My preference is full 1080p - matching my monitors max res, as scaling is IMHO rather crap on it. Although, there's always my HDTV, which is completely the opposite in this regard - with 4xMSAA and 8xAF, and everything else set to max. Basically a combination of high-end console settings and top-spec PC configuration. I'm willing to guess 30fps and below, especially in heavy load scenes, and with v-sync enabled.

(YouTube video removed by EA)

Moving on, and the many uploaded videos of Crysis 2 showcase the game's stellar use of lighting far better than either of the two multiplayer maps available on the Xbox Live demo - one of the maps was a randomly accessible easter-egg of sorts. In the video above, we see a segment whereby, as you are running through a building, a rocket comes shooting past the windows, while your surroundings are shaking and crumbling around you.

Noticeably, the light bounce from the rocket flames clearly illuminate inside the office building - a perfect example of the real-time GI. In addition we see large segments of destructible scenery, and loads of alpha-heavy particle effects. All the while, the engine is accurately lighting and shading everything on screen. It's very, very impressive to say the least.

Another video demonstrates the game running at 'High' detail levels on DX9, which shows how much better the game can look on PC compared to consoles. Image quality is noticeably superior, with more in the way of AF and anti-aliasing. Effects too, are also rendered at full res on the PC. Although, this is hard to make-out in poorly compressed YouTube uploads.

So far, Crysis 2 is looking like it might just be the most graphically impressive game to date... on the PC that is. With consoles using lower detailed settings, or featuring worse IQ, it is likely that other top-tier exclusives will be able to match or exceed Crytek's efforts on that front. However, the fact that in the PC space, there's nothing remotely as technically accomplished - and that's just in terms of the lighting system alone - means that Crytek reining supreme once again comes as no surprise.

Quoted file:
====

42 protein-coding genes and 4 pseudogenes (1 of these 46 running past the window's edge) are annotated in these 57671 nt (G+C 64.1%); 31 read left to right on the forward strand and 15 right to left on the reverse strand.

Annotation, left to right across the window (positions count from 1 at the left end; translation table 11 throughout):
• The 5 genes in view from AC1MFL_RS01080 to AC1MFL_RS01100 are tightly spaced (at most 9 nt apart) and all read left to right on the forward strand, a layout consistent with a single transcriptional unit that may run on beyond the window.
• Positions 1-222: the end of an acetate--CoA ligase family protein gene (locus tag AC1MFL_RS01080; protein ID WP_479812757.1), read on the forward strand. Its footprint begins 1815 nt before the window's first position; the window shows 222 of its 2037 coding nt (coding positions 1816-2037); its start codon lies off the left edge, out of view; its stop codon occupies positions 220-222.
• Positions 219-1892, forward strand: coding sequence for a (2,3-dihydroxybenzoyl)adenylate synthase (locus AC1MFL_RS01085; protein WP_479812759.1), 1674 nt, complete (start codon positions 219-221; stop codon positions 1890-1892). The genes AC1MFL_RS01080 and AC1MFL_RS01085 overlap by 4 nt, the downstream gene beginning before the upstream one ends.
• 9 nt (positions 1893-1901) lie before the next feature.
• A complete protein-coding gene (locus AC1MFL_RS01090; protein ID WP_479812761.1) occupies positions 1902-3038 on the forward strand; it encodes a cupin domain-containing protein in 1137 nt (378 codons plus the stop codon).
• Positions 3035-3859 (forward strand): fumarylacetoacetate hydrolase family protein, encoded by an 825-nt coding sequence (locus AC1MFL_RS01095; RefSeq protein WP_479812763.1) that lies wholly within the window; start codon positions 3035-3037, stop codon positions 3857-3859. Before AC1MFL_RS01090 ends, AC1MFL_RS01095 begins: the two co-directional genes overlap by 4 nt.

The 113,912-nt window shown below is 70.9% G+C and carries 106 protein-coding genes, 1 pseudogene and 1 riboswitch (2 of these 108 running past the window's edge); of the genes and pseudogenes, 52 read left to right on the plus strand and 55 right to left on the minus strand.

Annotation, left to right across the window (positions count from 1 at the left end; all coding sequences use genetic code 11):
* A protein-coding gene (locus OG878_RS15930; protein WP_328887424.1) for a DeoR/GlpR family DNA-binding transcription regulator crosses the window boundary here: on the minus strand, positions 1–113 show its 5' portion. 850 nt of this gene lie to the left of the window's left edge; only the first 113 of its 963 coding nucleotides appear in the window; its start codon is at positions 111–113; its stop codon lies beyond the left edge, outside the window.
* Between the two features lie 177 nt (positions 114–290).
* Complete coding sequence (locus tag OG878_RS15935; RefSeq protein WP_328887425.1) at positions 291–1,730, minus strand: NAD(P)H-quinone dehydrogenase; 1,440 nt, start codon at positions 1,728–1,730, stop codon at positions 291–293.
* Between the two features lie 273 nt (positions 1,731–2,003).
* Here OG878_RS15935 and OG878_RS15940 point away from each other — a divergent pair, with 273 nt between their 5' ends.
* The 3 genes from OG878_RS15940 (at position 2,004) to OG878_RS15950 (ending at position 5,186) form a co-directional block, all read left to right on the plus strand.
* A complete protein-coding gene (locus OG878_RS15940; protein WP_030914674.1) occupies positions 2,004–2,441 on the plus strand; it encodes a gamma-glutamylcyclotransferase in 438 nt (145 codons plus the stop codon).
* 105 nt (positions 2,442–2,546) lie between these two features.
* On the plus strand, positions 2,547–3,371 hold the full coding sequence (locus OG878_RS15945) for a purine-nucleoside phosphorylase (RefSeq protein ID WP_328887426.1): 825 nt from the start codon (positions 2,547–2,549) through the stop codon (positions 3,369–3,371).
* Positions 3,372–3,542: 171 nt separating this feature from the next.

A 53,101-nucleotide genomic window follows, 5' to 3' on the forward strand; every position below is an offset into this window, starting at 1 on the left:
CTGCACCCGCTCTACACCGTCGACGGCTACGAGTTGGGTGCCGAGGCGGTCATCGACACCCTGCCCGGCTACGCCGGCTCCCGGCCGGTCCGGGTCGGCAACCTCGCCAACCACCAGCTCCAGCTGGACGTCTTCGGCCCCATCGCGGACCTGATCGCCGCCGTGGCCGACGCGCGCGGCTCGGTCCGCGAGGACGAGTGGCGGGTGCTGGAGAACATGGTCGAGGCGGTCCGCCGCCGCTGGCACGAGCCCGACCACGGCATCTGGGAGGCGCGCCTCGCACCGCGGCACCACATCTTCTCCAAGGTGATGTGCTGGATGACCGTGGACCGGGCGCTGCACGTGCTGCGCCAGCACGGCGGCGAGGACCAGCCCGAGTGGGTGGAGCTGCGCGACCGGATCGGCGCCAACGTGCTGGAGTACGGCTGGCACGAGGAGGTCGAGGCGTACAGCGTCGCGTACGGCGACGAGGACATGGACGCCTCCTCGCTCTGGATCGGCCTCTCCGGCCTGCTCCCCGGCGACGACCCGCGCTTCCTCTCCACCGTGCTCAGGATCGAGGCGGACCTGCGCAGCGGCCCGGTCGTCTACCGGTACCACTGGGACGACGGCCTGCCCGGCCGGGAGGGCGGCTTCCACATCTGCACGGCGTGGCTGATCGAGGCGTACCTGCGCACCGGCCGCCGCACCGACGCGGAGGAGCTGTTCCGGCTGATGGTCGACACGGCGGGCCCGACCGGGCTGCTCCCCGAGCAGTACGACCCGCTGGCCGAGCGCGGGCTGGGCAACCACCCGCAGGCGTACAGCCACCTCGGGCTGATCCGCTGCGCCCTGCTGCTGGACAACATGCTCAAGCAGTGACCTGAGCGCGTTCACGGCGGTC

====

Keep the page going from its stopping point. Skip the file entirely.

While the leaked build of the game - apparently unfinished - allows us to get a small glimpse into what kind of visual delights await us. The downside is that it's hardly great news for Crytek themselves, who, with the original Crysis, lost out on a large amount of sales due to widespread piracy ahead of release the first time around.

Thankfully, the available build of the sequel is unfinished and rather buggy, but most of all, runs very smoothly on the mid-high to mid-range bracket of PC's. Maybe not at high settings, but certainly at console standard. Which should, I think, be enough to halt the more honest of people from simply torrenting the final release, instead choosing to invest in something they know that they'll be able to run and enjoy.

Correction to our original post (reposted and amended above): Settings are actualy Gamer (low), Advanced (medium), Hardcore (high). Leaked build doesn't operate in DX11. Thanks to '1' for pointing that out.

1 comment:

  1. One more correction (yeah, that's me, '1'. Finally changed nickname)

    "'Low' being the setting used by the console versions of the game"
    Not quite right. Console versions uses combination of all settings.
    Shader effects - combination of high settings. Clear evidence - light shafts, that presented only on 'advanced' settings and above; HDR on 'low' really bad, with almost no bloom effect. Console versions on the other hand shows good HDR and light shafts. And that's just obvious examples.
    Draw distance and objects detalisation - very low and low respectively. Even on 'low' draw distance isn't that small.